Prof Kim Burton specialises in ergonomics and biomechanics.
Coming from a clinical background, he has a special interest in
occupational musculoskeletal disorders.
He has been working in the field of ergonomics since the early
1980s, has been a professional member of the Institute of
Ergonomics & Human Factors since 1991, and was registered as a
European Ergonomist in 1996. He was made an honorary fellow of the
Faculty of Occupational Medicine in 2007, and in 2011 was awarded
an OBE for services to occupational helathcare.
Subject areas include:
- manual handling
- health & safety
- occupational health
- ERGONOMICS: low back disorders; upper limb disorders;
work-relevant musculoskeletal problems, work-related injury
- CLINICAL SCIENCE: psychosocial, biomechanical and
epidemiological aspects of musculoskeletal problems
Since the early 1990s he has regularly been asked to give expert
opinion on ergonomics and biomechanics issues in personal injury
cases, backing this expertise with his research into the causes,
prevention, and rehabilitation of occupational musculoskeletal
Instructions are taken from solicitors across Britain and
occasionally overseas (Hong Kong, USA, Canada, South Africa), and
he has also given testimony on ergonomics matters to the US
Having had Single Joint Expert training, his split of accepted
instructions is approximately: 50% joint; 30% defendant; 20%
claimant, though this varies somewhat from year to year.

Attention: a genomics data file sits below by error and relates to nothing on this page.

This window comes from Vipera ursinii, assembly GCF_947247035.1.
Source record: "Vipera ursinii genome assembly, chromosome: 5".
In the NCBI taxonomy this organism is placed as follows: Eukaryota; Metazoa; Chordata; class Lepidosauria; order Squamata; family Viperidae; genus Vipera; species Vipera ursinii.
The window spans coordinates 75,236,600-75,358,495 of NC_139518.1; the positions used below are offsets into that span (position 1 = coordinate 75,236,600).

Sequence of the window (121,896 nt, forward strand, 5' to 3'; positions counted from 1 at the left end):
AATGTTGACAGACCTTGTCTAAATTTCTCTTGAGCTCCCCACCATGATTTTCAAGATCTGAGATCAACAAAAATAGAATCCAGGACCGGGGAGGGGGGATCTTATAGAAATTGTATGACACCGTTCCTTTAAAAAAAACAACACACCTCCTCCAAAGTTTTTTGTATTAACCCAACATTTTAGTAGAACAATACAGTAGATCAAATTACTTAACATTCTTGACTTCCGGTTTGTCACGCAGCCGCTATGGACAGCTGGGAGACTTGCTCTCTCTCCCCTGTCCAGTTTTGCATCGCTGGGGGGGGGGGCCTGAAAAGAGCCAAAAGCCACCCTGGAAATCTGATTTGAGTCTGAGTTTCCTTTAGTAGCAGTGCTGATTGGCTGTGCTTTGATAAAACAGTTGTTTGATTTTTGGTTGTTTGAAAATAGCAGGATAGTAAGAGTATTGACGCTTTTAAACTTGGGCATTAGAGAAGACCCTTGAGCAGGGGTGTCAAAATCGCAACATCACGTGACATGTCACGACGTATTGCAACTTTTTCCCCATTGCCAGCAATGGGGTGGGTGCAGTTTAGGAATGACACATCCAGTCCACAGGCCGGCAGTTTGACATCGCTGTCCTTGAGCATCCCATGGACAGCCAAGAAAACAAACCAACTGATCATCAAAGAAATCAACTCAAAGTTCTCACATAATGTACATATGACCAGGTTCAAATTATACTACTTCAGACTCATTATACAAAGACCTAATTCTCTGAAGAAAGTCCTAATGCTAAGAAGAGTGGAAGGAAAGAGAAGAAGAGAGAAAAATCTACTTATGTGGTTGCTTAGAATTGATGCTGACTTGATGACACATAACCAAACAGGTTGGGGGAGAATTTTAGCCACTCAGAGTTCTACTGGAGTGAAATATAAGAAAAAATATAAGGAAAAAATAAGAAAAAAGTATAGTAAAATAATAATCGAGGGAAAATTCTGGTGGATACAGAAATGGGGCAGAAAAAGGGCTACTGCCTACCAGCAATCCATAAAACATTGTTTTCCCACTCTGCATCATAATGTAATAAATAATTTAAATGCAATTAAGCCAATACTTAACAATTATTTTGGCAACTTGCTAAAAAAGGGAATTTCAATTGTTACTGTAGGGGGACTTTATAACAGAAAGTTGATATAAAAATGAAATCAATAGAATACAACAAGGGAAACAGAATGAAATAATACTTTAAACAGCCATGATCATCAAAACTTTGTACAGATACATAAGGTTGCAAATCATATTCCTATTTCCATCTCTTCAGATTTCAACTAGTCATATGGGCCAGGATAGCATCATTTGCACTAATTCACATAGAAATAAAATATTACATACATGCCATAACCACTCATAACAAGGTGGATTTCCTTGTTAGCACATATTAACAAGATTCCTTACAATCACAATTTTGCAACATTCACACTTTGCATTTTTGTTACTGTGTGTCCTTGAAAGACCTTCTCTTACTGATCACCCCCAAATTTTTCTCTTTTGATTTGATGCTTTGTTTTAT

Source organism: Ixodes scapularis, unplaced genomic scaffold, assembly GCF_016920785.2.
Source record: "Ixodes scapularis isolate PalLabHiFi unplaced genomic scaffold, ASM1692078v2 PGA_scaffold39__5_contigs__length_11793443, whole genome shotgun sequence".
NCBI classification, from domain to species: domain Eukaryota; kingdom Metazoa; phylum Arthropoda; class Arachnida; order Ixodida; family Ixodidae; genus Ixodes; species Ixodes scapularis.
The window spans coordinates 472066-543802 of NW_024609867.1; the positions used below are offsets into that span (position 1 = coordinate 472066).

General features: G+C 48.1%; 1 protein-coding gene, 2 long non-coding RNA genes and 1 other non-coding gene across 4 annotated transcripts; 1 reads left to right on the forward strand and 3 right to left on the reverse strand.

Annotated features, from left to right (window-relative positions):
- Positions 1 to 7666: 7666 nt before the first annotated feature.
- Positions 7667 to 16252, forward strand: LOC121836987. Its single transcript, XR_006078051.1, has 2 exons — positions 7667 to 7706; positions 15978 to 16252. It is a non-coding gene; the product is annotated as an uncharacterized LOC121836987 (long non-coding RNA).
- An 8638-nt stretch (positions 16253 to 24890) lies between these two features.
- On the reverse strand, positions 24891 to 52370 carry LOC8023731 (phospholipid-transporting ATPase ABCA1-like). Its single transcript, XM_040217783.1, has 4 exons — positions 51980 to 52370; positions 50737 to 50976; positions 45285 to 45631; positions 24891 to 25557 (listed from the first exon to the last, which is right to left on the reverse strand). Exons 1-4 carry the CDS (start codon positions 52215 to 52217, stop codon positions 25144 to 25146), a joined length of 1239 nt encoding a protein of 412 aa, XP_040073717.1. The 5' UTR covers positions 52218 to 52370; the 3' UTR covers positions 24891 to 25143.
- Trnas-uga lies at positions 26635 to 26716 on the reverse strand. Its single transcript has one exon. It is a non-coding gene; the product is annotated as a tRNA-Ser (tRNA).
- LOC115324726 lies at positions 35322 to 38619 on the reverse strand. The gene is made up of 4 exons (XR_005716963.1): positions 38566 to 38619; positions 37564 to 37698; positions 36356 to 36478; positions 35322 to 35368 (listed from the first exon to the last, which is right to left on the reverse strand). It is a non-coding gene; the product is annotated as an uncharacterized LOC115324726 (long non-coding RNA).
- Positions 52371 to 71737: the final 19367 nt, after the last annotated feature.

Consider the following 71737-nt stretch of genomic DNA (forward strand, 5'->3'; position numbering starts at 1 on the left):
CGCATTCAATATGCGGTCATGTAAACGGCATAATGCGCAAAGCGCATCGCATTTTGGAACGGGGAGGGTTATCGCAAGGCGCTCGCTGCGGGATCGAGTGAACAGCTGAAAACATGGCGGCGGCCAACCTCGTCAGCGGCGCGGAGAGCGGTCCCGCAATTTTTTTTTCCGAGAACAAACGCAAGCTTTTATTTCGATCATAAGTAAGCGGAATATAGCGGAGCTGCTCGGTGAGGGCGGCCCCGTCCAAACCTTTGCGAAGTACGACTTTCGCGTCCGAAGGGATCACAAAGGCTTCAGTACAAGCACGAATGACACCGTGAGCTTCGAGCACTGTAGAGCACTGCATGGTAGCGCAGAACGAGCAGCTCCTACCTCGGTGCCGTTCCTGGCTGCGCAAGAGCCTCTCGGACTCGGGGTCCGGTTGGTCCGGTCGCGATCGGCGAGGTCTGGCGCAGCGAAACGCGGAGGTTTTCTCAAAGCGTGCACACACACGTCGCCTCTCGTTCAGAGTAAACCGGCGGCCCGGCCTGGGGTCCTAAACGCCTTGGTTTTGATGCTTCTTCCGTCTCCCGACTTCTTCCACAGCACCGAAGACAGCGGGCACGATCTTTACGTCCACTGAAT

Professor of Occupational Healthcare at the University of
Foremer Editor-in-Chief of the international journal Clinical
Associate Professor of Clinical Biomechanics, British School of
He is a member of numerous biomedical organisations including
the Ergonomics Society, the Faculty of Occupational Medicine, the
Occupational Safety and Health Consultants Register, the
International Society for the Study of the Lumbar Spine, and
formerly was a member of the International Society of Biomechanics
and a fellow of the Royal Society of Medicine.
Clinical training was received at the British School of
Osteopathy, London in 1968, and a doctorate was awarded in 1987 for
research into the epidemiology and biomechanics of low back
trouble. Recent research has focused on upper limb disorders,
work-relevant common health problems, and how to facilitate work
participation. In addition to regularly publishing papers in
scientific journals, he is also invited to lecture internationally
on the biomechanical, psychosocial, and occupational aspects of
common health problems, particularly musculoskeletal disorders.